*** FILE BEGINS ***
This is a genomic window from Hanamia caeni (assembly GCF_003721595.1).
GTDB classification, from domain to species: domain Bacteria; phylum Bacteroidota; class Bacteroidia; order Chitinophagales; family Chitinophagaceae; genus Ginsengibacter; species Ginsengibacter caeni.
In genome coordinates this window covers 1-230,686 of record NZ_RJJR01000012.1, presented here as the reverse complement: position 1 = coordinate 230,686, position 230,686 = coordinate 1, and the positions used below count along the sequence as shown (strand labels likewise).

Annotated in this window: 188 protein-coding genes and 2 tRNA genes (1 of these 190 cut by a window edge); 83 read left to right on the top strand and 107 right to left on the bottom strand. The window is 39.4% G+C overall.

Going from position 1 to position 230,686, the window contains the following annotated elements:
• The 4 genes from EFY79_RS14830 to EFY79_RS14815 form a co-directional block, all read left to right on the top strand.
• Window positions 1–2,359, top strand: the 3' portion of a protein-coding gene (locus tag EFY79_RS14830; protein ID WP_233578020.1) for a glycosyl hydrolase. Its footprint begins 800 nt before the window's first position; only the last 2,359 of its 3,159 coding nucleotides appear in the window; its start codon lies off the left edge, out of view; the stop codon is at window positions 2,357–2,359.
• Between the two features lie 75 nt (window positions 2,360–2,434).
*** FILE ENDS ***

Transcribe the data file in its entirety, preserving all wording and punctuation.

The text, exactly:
This is a genomic window from Hanamia caeni (assembly GCF_003721595.1).
GTDB classification, from domain to species: domain Bacteria; phylum Bacteroidota; class Bacteroidia; order Chitinophagales; family Chitinophagaceae; genus Ginsengibacter; species Ginsengibacter caeni.
In genome coordinates this window covers 1-230,686 of record NZ_RJJR01000012.1, presented here as the reverse complement: position 1 = coordinate 230,686, position 230,686 = coordinate 1, and the positions used below count along the sequence as shown (strand labels likewise).

Annotated in this window: 188 protein-coding genes and 2 tRNA genes (1 of these 190 cut by a window edge); 83 read left to right on the top strand and 107 right to left on the bottom strand. The window is 39.4% G+C overall.

Going from position 1 to position 230,686, the window contains the following annotated elements:
• The 4 genes from EFY79_RS14830 to EFY79_RS14815 form a co-directional block, all read left to right on the top strand.
• Window positions 1–2,359, top strand: the 3' portion of a protein-coding gene (locus tag EFY79_RS14830; protein ID WP_233578020.1) for a glycosyl hydrolase. Its footprint begins 800 nt before the window's first position; only the last 2,359 of its 3,159 coding nucleotides appear in the window; its start codon lies off the left edge, out of view; the stop codon is at window positions 2,357–2,359.
• Between the two features lie 75 nt (window positions 2,360–2,434).